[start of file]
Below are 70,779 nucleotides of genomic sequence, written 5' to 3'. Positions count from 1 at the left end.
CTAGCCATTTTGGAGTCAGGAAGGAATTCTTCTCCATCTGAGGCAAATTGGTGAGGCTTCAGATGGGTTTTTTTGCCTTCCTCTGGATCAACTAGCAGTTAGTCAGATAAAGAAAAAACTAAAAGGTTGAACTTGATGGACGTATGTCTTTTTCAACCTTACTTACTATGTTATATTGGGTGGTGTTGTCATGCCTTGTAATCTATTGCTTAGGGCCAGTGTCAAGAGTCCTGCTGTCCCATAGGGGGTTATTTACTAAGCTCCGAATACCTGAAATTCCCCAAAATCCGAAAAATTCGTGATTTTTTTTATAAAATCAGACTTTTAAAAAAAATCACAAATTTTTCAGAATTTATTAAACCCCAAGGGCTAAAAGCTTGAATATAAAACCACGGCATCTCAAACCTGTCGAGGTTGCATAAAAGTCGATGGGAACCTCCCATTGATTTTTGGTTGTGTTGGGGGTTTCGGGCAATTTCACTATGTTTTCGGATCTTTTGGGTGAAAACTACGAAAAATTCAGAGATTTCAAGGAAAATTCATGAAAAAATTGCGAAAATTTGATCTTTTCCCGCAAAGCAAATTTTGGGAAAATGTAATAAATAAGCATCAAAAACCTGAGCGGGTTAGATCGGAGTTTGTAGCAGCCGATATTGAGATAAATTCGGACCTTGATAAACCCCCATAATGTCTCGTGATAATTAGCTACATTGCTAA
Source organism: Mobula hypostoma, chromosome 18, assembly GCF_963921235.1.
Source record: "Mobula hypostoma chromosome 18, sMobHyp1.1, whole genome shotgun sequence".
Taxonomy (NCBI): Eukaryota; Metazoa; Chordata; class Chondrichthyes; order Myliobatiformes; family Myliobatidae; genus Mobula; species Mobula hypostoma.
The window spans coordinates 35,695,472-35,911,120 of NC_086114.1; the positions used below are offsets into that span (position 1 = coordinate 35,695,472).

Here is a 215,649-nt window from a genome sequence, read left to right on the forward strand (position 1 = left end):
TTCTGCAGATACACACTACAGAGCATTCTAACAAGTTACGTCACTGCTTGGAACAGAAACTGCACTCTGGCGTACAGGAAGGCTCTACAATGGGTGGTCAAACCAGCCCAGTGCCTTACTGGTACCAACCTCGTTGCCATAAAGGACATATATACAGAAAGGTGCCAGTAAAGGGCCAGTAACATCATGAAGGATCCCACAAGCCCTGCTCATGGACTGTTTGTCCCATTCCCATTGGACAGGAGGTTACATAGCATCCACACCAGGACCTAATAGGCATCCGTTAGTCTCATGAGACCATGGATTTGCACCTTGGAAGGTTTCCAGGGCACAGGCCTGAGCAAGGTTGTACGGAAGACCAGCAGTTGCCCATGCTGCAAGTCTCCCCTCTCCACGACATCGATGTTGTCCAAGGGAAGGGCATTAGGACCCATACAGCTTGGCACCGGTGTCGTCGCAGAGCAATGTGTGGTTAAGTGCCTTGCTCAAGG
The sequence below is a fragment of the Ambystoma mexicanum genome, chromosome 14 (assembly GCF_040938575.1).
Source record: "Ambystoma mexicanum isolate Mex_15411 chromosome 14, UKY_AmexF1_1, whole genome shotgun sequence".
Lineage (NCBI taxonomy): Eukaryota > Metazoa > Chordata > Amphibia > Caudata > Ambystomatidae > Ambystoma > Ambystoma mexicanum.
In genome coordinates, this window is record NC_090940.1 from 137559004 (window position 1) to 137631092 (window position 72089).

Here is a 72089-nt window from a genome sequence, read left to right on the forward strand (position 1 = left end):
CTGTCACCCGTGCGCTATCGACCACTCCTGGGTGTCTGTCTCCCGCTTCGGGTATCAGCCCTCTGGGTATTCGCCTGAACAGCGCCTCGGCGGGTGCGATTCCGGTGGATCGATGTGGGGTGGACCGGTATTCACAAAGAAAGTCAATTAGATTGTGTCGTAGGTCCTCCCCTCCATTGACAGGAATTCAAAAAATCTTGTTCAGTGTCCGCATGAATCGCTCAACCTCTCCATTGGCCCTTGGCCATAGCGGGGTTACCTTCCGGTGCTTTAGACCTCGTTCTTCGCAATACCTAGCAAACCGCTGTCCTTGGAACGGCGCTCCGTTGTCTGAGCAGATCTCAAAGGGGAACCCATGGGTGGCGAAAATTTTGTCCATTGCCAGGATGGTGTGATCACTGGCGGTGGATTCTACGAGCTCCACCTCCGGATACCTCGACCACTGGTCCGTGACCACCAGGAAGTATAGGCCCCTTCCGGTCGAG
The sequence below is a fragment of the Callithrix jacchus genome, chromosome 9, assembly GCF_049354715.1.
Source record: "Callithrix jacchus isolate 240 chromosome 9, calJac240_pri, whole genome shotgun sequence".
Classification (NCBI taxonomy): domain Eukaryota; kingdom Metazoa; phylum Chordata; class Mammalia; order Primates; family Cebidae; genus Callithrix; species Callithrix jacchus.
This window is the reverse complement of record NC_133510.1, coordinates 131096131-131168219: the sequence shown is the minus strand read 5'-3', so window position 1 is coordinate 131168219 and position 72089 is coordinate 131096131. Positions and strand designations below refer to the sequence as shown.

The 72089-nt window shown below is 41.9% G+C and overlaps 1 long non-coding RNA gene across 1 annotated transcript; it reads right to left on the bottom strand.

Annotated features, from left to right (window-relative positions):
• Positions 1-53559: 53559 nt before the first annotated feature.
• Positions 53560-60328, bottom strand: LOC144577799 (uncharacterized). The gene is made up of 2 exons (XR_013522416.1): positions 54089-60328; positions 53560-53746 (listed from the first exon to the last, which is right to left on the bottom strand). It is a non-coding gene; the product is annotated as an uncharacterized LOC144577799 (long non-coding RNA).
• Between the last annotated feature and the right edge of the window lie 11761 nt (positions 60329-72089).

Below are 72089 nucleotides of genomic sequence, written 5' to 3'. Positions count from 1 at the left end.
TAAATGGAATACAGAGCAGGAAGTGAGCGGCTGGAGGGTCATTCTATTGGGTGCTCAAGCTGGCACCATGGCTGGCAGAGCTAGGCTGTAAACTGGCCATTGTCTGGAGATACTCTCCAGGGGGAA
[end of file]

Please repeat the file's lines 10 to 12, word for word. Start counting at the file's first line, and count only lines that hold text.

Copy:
Source record: "Ambystoma mexicanum isolate Mex_15411 chromosome 14, UKY_AmexF1_1, whole genome shotgun sequence".
Lineage (NCBI taxonomy): Eukaryota > Metazoa > Chordata > Amphibia > Caudata > Ambystomatidae > Ambystoma > Ambystoma mexicanum.
In genome coordinates, this window is record NC_090940.1 from 137559004 (window position 1) to 137631092 (window position 72089).